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Home Health Care Industry Responds to New Laws By Creating LHCSA Marketplace

Posted by David Coonin on Sep 24, 2018 1:27:15 PM

ACCESS Blog

The enactment of a New York State law that is posed to change the face of the state’s Home Care industry is scheduled to take place on October 1, 2018. Albany legislators are aiming for this new law to reduce the number of Licensed Home Care Service Agency (LHCSA) businesses by half --from 1,500 to 700, or less.  In response, Home Care Industry Leaders have established the “LHCSA Marketplace” that would provide an opportunity for any LHCSA wishing to sell their smaller sets of MLTC assets to make that intention known to other LHCSAs desiring to acquire such assets.

Louise Weadock, MPH, RN, CEO/Founder of ACCESS Nursing Services and myCareGPS is the architect of the LHCSA Marketplace, says: “There is a dire need to move quickly to accommodate the October 1st legislative timeline. The Marketplace is an expedient and logical solution that will address the goals of the legislation to consolidate the long-term care industry while ensuring continuity of care for its patients and value for thousands of New York’s entrepreneurial home care businesses.”

The new law would affect the highest number of people who require licensed home caregiver services: the elderly and poor; and the Medicaid and Medicare populations whose benefits are managed via insurance companies, called Managed Long-Term Care Plans (MLTC Plans or MLTCPs). The new law requires MLTCs to reduce the number of LHCSAs with whom “MLTC plan” may contract, based upon “Patient Count” (how many patients an LHCSA has under contract with an MLTC). This means that long-standing LHCSA caregiver-patient relationships with MLTCPs serving smaller patient loads, will be upset by MLTC Plans forced to terminate their contracts.

“This new regulation is predicted to impact thousands of LHCSA caregivers and patients directly, and hundreds of LHCSA agencies. Providers will be selected based on the number of patients on contract, among other criteria; and the regulation is predicted to force a huge shift and market consolidation of homecare service providers,” Weadock said.

How can LHCSAs ensure continuity of care for patients and realize the value for their business, developed over years of hard work?

The LHCSA Marketplace was created to provide an opportunity for any LHCSA wishing to sell their smaller sets of MLTC assets, and then make that intention known to other LHCSAs desiring to acquire such assets. Much like eBay, this online LHCSA marketplace will inform potential buyers of the seller’s key metrics regarding a proposed seller's asset base. The platform provides anonymity among the participants until there is preliminary congruence between a prospective buyer and seller. Once a “match” is made and a Letter of Intent is in place through the web platform, the two matching LHCSAs will negotiate an appropriate transaction between themselves, without any further involvement of the LHCSA Marketplace. The prominent healthcare law firm, Epstein Becker and Green, PC has been retained to provide advice regarding the legal establishment and operation of the marketplace.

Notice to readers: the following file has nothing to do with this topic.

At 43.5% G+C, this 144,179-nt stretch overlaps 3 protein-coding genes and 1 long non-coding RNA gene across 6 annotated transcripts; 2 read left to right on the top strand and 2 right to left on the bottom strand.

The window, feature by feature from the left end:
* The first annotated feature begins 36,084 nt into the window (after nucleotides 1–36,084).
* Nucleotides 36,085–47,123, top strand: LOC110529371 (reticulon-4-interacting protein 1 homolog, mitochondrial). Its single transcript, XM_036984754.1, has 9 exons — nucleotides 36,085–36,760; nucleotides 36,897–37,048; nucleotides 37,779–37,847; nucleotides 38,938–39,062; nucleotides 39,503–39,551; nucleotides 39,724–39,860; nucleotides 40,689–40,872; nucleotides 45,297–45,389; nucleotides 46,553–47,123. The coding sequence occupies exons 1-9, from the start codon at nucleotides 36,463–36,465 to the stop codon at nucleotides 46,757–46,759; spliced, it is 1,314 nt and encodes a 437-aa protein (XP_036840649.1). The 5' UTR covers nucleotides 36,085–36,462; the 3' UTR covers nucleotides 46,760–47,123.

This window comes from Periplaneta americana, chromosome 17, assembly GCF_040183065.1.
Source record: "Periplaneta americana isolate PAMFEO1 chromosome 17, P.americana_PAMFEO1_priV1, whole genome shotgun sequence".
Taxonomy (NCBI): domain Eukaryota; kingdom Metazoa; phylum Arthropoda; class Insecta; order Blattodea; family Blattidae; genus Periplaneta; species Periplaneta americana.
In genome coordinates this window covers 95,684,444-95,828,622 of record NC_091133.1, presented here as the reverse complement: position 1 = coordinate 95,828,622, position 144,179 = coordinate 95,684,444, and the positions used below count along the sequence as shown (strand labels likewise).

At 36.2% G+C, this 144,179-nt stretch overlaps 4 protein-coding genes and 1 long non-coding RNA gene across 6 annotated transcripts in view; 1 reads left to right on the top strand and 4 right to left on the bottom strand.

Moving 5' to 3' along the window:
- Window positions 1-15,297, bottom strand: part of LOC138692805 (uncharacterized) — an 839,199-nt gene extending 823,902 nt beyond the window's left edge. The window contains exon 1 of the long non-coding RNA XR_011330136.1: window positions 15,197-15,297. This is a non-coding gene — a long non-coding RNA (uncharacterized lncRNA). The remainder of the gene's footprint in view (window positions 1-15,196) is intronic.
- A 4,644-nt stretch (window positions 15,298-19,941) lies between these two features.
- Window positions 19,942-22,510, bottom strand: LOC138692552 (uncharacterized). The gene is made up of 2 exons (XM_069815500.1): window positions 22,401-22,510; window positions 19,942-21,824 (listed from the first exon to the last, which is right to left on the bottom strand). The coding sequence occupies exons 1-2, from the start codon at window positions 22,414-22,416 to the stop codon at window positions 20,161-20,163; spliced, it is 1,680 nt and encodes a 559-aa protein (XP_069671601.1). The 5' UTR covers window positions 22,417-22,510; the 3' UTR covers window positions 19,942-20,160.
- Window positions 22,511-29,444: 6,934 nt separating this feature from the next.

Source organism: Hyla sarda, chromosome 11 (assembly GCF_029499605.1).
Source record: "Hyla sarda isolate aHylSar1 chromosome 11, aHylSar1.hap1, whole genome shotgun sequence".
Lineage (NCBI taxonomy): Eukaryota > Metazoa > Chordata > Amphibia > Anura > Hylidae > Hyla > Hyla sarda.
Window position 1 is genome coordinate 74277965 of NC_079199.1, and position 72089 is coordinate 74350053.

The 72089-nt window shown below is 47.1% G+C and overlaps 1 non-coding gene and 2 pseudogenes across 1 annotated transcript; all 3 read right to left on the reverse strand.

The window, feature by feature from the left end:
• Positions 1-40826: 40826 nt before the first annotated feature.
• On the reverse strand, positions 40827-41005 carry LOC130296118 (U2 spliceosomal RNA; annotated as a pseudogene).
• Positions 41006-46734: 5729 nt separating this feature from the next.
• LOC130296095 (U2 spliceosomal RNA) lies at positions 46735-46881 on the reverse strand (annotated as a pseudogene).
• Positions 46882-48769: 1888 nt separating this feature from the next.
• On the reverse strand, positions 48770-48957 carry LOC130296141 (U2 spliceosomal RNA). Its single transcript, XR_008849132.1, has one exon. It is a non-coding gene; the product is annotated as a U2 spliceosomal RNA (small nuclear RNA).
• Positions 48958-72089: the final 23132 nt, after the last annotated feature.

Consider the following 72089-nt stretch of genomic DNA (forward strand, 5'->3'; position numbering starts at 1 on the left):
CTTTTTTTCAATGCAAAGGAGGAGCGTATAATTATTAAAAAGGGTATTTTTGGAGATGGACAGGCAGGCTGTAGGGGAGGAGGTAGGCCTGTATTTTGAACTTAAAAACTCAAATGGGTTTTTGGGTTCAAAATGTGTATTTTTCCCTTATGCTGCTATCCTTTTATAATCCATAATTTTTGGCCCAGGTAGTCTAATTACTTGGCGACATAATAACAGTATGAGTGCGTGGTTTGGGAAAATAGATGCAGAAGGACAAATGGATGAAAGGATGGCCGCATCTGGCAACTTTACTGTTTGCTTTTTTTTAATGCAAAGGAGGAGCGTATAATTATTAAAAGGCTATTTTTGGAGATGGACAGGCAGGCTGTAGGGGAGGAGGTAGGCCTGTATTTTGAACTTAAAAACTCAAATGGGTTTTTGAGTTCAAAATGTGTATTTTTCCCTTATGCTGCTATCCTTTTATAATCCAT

Many LHCSAs have already received “Non-Renewal Notices" from client MLTCs as they slash their number of contracted LHCSAs based upon regional criteria.  For downstate, contracts must equal no more than one contract per 75 enrollees by October 1, 2018; a further reduction to one contract per 100 downstate enrollees will be required by October 1, 2019.

“This legislation will create a crisis for many long-term care patients, who, without their having any say in the matter, are being threatened with the imminent loss of their caregiver and nurse, who has provided them with compassionate care for many years. LHCSAs are deeply concerned about what will happen to their clients as the MLTC Plans terminate their contracts. The LHCSAs are also in distress, with bankruptcies looming and the potential loss of the assets they worked so hard for over many years to create,” says Weadock. 

Many in the healthcare industry are dreading October 1st and this new law.  “However, this does not need to be a crisis or the end of the road,” says Weadock. “The LHCSA Marketplace provides a solution, addressing the goals of the new legislation: to consolidate the long-term care industry while ensuring continuity of care for its patients and optimal value for a LHCSA that needs to sell or buy in order to survive.”

For more information on the LHCSA Marketplace email:  info@aeonhc.com

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